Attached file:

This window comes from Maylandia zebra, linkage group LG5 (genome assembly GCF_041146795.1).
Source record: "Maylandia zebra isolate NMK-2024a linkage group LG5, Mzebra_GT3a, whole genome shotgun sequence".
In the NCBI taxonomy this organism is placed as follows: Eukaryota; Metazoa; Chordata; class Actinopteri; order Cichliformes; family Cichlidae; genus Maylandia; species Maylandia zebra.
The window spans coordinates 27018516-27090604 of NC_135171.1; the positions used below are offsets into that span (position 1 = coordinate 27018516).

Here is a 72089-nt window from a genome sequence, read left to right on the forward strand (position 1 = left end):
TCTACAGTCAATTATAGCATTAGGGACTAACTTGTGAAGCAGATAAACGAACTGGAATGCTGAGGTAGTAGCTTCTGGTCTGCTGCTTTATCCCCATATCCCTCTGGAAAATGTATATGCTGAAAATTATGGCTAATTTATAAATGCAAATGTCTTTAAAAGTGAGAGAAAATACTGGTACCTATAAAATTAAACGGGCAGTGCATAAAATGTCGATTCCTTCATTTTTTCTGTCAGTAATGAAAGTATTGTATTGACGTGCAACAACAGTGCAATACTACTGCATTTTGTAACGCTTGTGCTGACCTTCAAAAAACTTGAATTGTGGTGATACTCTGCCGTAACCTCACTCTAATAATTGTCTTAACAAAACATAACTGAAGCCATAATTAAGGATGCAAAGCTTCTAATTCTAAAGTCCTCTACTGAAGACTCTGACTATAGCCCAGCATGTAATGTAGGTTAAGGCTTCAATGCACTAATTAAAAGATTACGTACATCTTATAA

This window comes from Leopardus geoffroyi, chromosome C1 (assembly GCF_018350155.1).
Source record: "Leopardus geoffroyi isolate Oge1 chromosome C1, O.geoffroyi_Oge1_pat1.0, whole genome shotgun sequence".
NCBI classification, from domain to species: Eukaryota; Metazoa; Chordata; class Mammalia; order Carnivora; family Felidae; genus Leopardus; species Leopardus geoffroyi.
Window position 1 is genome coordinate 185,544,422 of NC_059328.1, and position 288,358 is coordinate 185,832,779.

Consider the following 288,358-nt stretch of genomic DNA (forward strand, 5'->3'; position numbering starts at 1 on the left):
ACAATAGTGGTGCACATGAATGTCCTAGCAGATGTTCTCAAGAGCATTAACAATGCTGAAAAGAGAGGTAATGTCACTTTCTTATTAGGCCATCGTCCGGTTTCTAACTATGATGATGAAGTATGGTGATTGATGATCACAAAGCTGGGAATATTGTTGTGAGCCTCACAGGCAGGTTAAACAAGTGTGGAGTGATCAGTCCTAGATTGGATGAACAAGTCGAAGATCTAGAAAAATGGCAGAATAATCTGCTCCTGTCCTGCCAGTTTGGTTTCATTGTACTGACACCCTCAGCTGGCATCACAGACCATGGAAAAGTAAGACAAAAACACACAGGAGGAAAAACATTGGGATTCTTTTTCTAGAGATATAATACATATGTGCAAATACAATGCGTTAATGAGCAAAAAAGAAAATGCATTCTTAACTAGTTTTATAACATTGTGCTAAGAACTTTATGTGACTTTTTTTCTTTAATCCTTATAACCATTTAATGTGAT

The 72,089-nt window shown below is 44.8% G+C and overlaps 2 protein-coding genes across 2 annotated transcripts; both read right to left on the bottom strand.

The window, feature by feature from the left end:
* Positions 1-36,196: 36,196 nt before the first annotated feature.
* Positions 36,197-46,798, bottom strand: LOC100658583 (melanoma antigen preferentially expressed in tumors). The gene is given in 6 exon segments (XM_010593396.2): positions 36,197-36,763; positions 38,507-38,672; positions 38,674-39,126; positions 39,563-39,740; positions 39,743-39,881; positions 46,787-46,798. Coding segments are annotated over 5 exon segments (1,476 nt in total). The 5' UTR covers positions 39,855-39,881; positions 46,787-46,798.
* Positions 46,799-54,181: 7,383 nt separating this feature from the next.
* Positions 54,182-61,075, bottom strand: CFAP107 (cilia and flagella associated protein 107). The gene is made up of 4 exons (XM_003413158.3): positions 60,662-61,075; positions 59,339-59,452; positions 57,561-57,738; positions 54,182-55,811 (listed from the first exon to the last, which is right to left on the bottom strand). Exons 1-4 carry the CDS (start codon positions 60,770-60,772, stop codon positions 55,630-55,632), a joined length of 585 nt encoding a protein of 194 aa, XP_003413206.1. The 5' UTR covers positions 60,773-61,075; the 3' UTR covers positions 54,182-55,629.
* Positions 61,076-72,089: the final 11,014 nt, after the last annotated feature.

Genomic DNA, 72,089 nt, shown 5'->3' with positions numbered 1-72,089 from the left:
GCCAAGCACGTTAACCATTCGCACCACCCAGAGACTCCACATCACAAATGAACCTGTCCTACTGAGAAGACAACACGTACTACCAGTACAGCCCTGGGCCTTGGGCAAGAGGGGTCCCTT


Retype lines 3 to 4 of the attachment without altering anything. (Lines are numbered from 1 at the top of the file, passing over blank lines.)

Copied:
In the NCBI taxonomy this organism is placed as follows: Eukaryota; Metazoa; Chordata; class Actinopteri; order Cichliformes; family Cichlidae; genus Maylandia; species Maylandia zebra.
The window spans coordinates 27018516-27090604 of NC_135171.1; the positions used below are offsets into that span (position 1 = coordinate 27018516).